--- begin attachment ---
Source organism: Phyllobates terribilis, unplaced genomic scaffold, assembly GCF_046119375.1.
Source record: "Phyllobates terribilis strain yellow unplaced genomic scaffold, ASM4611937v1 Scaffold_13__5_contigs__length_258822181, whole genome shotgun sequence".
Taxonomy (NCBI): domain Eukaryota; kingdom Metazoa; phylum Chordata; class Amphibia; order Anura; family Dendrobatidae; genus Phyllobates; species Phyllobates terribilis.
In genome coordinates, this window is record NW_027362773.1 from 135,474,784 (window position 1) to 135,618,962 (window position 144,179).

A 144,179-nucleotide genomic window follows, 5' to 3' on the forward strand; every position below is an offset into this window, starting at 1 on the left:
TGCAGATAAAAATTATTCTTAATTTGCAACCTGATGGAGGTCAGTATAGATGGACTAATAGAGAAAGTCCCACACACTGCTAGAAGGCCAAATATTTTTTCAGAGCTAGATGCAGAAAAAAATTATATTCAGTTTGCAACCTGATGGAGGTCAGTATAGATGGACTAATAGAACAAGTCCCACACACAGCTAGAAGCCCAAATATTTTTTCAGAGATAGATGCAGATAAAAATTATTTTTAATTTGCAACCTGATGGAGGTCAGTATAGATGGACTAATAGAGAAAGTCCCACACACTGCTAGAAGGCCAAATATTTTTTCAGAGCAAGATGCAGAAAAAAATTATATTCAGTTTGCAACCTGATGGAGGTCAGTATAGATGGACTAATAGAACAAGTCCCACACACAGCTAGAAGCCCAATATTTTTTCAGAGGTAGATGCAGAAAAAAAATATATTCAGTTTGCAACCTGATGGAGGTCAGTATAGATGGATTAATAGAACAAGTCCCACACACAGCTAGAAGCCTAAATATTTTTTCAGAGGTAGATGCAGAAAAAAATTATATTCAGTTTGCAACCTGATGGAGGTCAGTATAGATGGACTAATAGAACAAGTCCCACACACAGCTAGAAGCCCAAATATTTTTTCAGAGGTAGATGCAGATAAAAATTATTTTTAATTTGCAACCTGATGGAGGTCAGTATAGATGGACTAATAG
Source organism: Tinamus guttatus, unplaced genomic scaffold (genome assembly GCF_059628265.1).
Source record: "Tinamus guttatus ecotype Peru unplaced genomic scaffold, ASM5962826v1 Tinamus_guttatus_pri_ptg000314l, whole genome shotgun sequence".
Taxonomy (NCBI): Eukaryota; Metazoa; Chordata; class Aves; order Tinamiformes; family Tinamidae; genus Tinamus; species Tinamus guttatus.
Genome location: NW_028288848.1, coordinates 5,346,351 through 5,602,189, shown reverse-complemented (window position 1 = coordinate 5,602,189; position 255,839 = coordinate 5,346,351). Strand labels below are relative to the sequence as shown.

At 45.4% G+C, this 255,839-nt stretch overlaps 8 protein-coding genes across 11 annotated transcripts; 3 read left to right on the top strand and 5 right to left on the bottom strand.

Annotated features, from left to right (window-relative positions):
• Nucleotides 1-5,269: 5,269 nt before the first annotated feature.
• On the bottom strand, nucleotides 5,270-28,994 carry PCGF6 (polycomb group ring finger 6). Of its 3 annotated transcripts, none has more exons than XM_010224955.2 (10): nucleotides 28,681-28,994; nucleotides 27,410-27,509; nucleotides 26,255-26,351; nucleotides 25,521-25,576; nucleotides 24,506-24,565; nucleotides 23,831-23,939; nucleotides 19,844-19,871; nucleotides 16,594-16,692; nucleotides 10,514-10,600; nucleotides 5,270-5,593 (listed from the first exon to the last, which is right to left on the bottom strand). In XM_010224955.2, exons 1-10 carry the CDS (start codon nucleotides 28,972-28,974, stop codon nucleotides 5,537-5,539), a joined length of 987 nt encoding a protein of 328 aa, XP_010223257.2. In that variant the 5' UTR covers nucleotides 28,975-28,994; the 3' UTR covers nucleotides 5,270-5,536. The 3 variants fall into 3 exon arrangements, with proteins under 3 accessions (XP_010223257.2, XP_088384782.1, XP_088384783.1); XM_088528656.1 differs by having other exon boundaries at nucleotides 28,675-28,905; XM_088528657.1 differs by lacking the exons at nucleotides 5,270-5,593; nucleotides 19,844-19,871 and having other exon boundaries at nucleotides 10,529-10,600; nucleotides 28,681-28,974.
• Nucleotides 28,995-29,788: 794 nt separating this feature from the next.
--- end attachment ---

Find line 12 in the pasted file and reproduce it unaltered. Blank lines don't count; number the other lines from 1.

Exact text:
Annotated features, from left to right (window-relative positions):